Thursday, September 20, 2012


Another from the Bill Shute library of fine cinematic caga, this time a matinee spectacular that rivals TABLE, DONKEY AND STICK for cheapazoid kiddie thrills you just can't get anymore. Really, watching this one sure brought back snoozeville memories of Sunday afternoons bored outta my gourd television viewing, and if you were one of those goofs whose parents made you watch wholesome films like this and MISTEROGERS and MISTEROGERS only (and the CBS CHILDREN'S FILM FESTIVAL only if you ate all of your veggies) when it came to your tee-vee habits boy, do I sympathize with you.

It's St. Patrick's Day, and Matthew O'Brien (played by up 'n comer David Bailey) decides to go fishing 'stead of school in celebration of the great day. On his way home he not only notices that the scenery looks a li'l bit different (shades of the climax of the infamous MAD spoof "Mickey Rodent") but discovers a real life honest to flesh and blood leprechaun who happens to have gotten his beard snagged in a log! Since Matthew caught the li'l mischief maker he's entitled to the lep's gold which turns out not to be just any gold but magic coins, only the hitch is you can't wish good for yourself but for others!

And thus the tale goes with Matthew encountering a talking signpost, a fuddy duddy English knight, a mad wizard who shoulda been played by Geofrey Crozier and other characters in this feature that reminds me of something that channel 23 in Akron woulda run as a "special" some snowy 1976 weekday afternoon in lieu of the usual TARZAN with Ron Ely reruns. Bailey actually plays is pretty good in your typical sixtes tee-vee kiddoid fashion, but really nothing could save the film with its loose script, cheap look (you'll be paying more attention to the microphone at the top of the screen as opposed to the acting during the Sahara desert scene) and general low budget slapdash permeating this film. Heck, I'm sure most single-digiters who went to see this 'un back '65 way would been bored stiff at this slo mo train wreck which just seems like yet more adult ideas of what kids like, or what they think kids should like in order to grow and mature into dull, robotic adults.

And while I'm at it, musical numbers that sound like rejects from a piano bar catering to men and men only were never meant for kid flicks even if the Disney Corporation were lucky enough to get Dame Elton John to do it for a nice juicy fee, or a nice juicy boy scout for all I know. When I was a kid I thought those musical interludes were just boring filler for the oldsters who hadda drag their unaware scions to films such as these, and for me they were always a good excuse to go to the snack bar or take a tinkle.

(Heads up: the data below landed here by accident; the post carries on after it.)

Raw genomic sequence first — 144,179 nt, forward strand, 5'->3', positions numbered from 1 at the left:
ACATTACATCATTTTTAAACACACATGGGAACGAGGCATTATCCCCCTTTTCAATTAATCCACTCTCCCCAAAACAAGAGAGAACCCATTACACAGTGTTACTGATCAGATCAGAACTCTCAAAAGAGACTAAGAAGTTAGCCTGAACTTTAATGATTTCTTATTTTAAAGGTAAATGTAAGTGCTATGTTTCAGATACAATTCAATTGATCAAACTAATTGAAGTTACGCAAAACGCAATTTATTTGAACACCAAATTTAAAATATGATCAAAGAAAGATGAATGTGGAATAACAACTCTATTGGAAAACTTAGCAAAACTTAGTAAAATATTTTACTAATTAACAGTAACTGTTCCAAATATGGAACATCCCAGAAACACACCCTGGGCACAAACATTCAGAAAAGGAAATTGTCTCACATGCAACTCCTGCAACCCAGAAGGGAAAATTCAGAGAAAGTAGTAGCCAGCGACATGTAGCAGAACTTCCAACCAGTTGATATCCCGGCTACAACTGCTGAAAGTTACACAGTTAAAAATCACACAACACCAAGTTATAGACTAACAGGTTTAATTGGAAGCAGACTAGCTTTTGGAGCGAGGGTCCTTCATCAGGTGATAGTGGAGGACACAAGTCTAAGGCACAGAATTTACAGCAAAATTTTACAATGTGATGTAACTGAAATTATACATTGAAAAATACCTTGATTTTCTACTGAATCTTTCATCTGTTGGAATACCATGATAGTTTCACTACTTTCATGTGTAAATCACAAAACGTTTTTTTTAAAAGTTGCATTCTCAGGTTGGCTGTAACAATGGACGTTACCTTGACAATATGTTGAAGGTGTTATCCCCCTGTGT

Well, there was one redeeming social value in this film, and it's the presence of Nancy De Carl as Esmerelda the Gypsy Gal who does have a sexiness to her with her straight black hair that looks more mid-sixties Sunset Strip'n fairy tale time. Dunno if any of the li'l kiddies in the audience woulda felt any primal tinglings of sexual maturity at the sight of her lovely visage, but maybe the dads who brought 'em felt their Saturday afternoon wasn't entirely wasted!

A couple of K. Gordon Murray-produced Christmas shorts were stuck on afterwards, and they certainly gave me a feeling of extreme discomfort. Not because they were gross or sickening, but due to the unadulteracted fact that they reminded me of something I would have watched on tee-vee when I was seven or so only I felt that this stuff was so turdleresque it was beneath my IQ to watch it! But I watched it anyway because it was the kinda thing I thought I was supposed to watch, then my mother'd come into the room and yell at me for being so immature for my age and naturally I'd shut if off feeling oh so embarrassed but glad that I didn't have to watch the blasted telecast! I know that sounds confusing, but when I was a kid I was getting so many contradicting messages from people all over you could bet my mind was spinning faster'n a Mattel Whizzer trying to separate the smart stuff and the crapola I was being handed day in and day out!

At least some classic tee-vee commercials pad the platter out, and they should bring back fond boob tube memories if you happened to've been conscious in the early-sixties and actually enjoyed watching shows and films we can only experience through DVDs and hazy memories lo these many years later. Find out why One-A-Day vitamins are better'n the rest (they're double coated!) and discover the time when Coca-Cola was now available in three sizes! Stuff like this should be taught in History Class 'stead of the usual dates, names and places we all hadda memorize, because in the end they certainly mattered more to all of us.

One revelation of surprise was the commercial for the Dell Books/American Heritage sixteen-volume history of the United States which was going for 99-cents a volume, the first one costing a mere forty-nine pennies if you can believe that! Given that we've had the entire series with a written introduction by John F. Kennedy(!) in our abode for years since Jillery got 'em as a Christmas present in the year of 1963, that 'un sure resonated deep within my late-period baby boomer mentality! Of course when I think about my folks actually dishing out $16.33 for an educational present the mind boggles because hey, back then you sure coulda bought a whole lotta great toys for that amount of money! True, books may be educational and guideposts on a road to a wholesome healthy life, toys are fun 'n gratuitous and make for finer memories once you reach my advanced age!  I sure don't look back on reading MRS. WIGGS OF THE CABBAGE PATCH with any particular fondness but I sure do scarfing up Matchbox cars like any self-respecting ADD-droid such as myself should! Readers, don't make the same mistake with your brats!

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